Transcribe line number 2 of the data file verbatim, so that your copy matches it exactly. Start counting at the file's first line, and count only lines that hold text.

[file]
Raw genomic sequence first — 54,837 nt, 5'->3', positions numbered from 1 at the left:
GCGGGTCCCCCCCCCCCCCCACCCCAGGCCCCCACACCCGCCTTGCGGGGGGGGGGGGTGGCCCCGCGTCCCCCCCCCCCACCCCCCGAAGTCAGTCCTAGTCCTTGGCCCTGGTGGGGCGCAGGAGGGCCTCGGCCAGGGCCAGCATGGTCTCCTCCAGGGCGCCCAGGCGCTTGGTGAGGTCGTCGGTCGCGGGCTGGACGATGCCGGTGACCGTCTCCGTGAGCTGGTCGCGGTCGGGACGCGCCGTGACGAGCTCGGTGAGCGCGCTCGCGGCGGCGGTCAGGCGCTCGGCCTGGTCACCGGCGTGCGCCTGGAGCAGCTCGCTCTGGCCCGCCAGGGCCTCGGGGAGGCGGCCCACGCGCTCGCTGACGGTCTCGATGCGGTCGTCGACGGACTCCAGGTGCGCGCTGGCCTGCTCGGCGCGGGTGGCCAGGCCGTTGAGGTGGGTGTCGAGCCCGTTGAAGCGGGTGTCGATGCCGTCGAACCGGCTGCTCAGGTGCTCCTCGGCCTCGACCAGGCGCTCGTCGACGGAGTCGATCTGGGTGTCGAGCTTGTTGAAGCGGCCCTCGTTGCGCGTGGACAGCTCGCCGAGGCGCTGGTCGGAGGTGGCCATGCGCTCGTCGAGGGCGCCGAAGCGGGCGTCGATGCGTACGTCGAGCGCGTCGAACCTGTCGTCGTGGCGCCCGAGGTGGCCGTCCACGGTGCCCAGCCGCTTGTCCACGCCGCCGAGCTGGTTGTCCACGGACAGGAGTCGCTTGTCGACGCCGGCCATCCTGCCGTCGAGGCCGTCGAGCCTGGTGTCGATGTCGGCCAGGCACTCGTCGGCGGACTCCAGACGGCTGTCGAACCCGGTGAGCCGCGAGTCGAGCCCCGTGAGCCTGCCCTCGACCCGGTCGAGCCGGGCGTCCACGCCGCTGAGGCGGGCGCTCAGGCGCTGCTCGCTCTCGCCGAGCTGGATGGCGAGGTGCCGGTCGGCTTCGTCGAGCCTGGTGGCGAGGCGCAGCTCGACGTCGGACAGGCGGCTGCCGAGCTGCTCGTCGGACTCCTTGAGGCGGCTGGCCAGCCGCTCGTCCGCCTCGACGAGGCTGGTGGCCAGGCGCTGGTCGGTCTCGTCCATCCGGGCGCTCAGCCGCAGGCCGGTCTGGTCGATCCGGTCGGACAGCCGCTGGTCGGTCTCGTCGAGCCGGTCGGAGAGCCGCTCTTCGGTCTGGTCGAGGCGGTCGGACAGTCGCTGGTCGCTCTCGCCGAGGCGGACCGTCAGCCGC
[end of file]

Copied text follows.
GCGGGTCCCCCCCCCCCCCCACCCCAGGCCCCCACACCCGCCTTGCGGGGGGGGGGGGTGGCCCCGCGTCCCCCCCCCCCACCCCCCGAAGTCAGTCCTAGTCCTTGGCCCTGGTGGGGCGCAGGAGGGCCTCGGCCAGGGCCAGCATGGTCTCCTCCAGGGCGCCCAGGCGCTTGGTGAGGTCGTCGGTCGCGGGCTGGACGATGCCGGTGACCGTCTCCGTGAGCTGGTCGCGGTCGGGACGCGCCGTGACGAGCTCGGTGAGCGCGCTCGCGGCGGCGGTCAGGCGCTCGGCCTGGTCACCGGCGTGCGCCTGGAGCAGCTCGCTCTGGCCCGCCAGGGCCTCGGGGAGGCGGCCCACGCGCTCGCTGACGGTCTCGATGCGGTCGTCGACGGACTCCAGGTGCGCGCTGGCCTGCTCGGCGCGGGTGGCCAGGCCGTTGAGGTGGGTGTCGAGCCCGTTGAAGCGGGTGTCGATGCCGTCGAACCGGCTGCTCAGGTGCTCCTCGGCCTCGACCAGGCGCTCGTCGACGGAGTCGATCTGGGTGTCGAGCTTGTTGAAGCGGCCCTCGTTGCGCGTGGACAGCTCGCCGAGGCGCTGGTCGGAGGTGGCCATGCGCTCGTCGAGGGCGCCGAAGCGGGCGTCGATGCGTACGTCGAGCGCGTCGAACCTGTCGTCGTGGCGCCCGAGGTGGCCGTCCACGGTGCCCAGCCGCTTGTCCACGCCGCCGAGCTGGTTGTCCACGGACAGGAGTCGCTTGTCGACGCCGGCCATCCTGCCGTCGAGGCCGTCGAGCCTGGTGTCGATGTCGGCCAGGCACTCGTCGGCGGACTCCAGACGGCTGTCGAACCCGGTGAGCCGCGAGTCGAGCCCCGTGAGCCTGCCCTCGACCCGGTCGAGCCGGGCGTCCACGCCGCTGAGGCGGGCGCTCAGGCGCTGCTCGCTCTCGCCGAGCTGGATGGCGAGGTGCCGGTCGGCTTCGTCGAGCCTGGTGGCGAGGCGCAGCTCGACGTCGGACAGGCGGCTGCCGAGCTGCTCGTCGGACTCCTTGAGGCGGCTGGCCAGCCGCTCGTCCGCCTCGACGAGGCTGGTGGCCAGGCGCTGGTCGGTCTCGTCCATCCGGGCGCTCAGCCGCAGGCCGGTCTGGTCGATCCGGTCGGACAGCCGCTGGTCGGTCTCGTCGAGCCGGTCGGAGAGCCGCTCTTCGGTCTGGTCGAGGCGGTCGGACAGTCGCTGGTCGCTCTCGCCGAGGCGGACCGTCAGCCGC